Friday, June 04, 2004

Communion Q&A

Being Christian about the present political season
By: Jay Cuasay

Of interest to Catholics who monitor their faithfulness internally, as a matter of individual conscience, and in the public forum of political debate, the issue of Holy Communion has been thrust into the spotlight. The seemingly pastoral question of to whom or under what conditions should communion be denied, has been politicized. Should Kerry receive communion? Should Catholics who are pro-choice? Are there other questions which we should ask ourselves?

Such questions are not new. In fact, they are precisely the kind of questions we ask ourselves when we think about the Eucharist. If they have more interest now, we should ask ourselves why this is so. But as a matter of our faith as Christians, we should also be clear on the meaning of Communion.

Cardinal McCarrick indicated as much in his recent talk with journalists and Catholics at Theology on Tap[1]held in conjunction with the Catholic Press Association in Washington. Cardinal McCarrick’s view of the situation essentially spelled out the position that the Eucharist was not meant to be a political or divisive wedge, and that the abortion issue should not be singled out as a litmus test for a candidate, especially not at the altar for communion. Such a misuse and misunderstanding of the Eucharist amounted to a “slippery slope” policy of exclusion. Similarly, excommunication over the abortion issue seemed heavy handed.

New Testament Scholar N.T. Wright, also speaking recently in an interview with NCR’s John Allen,[2] aptly explained the relationship between abortion in the spectrum of “life issues” and Eucharist in the call to social justice. Drawing from the situation depicted in 1 Corinthians 11, in which divisions between rich and poor became an instrument of exclusion and abuse of the sacrament, the continuing Christian understanding is that fellowship and service are required for Holy Communion. What is true then is true now. What formed as an early abuse of the sacrament then, still implicates us today.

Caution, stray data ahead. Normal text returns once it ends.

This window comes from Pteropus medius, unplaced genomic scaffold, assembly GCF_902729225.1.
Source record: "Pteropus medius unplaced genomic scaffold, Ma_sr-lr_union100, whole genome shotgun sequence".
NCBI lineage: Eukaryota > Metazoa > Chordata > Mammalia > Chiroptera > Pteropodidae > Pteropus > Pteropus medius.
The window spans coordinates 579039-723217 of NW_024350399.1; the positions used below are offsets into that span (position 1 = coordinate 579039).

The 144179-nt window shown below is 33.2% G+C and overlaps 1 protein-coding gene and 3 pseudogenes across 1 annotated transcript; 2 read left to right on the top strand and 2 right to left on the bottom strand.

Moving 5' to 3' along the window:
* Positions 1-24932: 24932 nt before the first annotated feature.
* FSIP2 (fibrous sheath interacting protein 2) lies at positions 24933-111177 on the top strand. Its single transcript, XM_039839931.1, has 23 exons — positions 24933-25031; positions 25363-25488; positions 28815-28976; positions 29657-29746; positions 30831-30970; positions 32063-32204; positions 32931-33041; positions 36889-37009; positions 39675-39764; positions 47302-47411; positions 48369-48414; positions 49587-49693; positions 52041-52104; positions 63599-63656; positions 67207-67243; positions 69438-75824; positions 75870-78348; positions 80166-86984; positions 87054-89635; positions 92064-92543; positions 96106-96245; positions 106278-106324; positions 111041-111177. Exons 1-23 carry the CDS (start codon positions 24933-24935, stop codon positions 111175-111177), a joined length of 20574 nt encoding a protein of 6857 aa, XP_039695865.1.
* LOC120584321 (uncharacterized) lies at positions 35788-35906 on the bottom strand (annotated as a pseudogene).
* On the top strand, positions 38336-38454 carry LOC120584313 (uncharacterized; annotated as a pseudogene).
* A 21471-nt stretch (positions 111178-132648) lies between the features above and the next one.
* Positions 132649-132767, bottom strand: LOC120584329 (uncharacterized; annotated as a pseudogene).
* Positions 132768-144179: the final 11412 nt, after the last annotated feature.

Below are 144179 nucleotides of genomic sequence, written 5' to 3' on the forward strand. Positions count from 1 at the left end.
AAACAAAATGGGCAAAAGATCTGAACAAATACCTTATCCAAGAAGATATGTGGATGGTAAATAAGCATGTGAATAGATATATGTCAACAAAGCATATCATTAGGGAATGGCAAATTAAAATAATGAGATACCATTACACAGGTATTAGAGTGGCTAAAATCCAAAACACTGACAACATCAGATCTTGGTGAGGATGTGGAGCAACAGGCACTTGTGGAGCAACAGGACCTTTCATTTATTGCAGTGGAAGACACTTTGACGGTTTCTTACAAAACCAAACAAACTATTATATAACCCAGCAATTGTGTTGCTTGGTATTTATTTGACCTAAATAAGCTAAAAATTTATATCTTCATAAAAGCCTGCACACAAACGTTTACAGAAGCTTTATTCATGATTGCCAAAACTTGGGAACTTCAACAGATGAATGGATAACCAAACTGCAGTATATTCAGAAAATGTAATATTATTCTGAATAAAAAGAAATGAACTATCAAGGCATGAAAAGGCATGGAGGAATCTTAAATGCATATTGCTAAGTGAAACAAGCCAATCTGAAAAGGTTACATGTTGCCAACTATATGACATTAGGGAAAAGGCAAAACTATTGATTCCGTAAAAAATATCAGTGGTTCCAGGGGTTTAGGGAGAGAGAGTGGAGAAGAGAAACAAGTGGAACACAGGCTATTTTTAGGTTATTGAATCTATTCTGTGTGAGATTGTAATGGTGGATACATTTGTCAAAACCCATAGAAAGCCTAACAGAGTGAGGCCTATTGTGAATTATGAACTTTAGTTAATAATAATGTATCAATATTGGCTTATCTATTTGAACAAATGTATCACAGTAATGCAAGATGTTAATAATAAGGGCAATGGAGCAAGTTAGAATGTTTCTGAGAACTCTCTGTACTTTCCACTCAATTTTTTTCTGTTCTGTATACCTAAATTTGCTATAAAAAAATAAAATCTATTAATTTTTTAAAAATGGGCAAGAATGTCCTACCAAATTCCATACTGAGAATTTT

It is not the case that “the church teaches x, but this person says y, therefore they should not be allowed to receive the Eucharist,” said Wright. Such a framing is too small. Wright goes further, citing the history stemming from the 1944 Bretton Woods Agreement that served to prop up the Western banking system and place much of the remaining world in debt as a modern day example that mirrors the Corinthian situation. Given this situation, we shouldn’t even think that “abortion is the issue,” claims Wright. Rather, if we are to truly be Christians of proper faith and practice we need to examine the structural conditions that have led to this persistent division and maintenance of basic inequality in human life.

In the current political climate of the upcoming presidential election, it is a persistent temptation to identify a candidate’s stance on a particular issue in conjunction with how a person of faith should vote. Though it may be na├»ve to consider the “Catholic vote” as a uniform body, or even as a nuanced demographic, it is much more vital that we do not confuse the sacrament of Eucharist as it implicates us in fellowship and service, with how it is improperly used to legitimize exclusion. Rather than let the pundits write about us or politicians court our vote in this light, it is much more important that we understand the meaning of Holy Communion and the call to social justice.

[Jay Cuasay is a graduate of Washington Theological Union where he received a Master of Arts in Pastoral Studies with a concentration in Mission and Cross Culture. He is a freelance writer on interfaith relations and contemporary culture. ]


  1. “Denial of Eucharist a ‘slippery slope,’ cardinal tells journalist.” By Mark Pattison. Catholic News Service, June 1, 2004. URL:
  2. “Interview with Anglican Bishop N.T. Wright of Durham, England.” By John Allen, Jr. National Catholic Reporter, May 21, 2004. URL: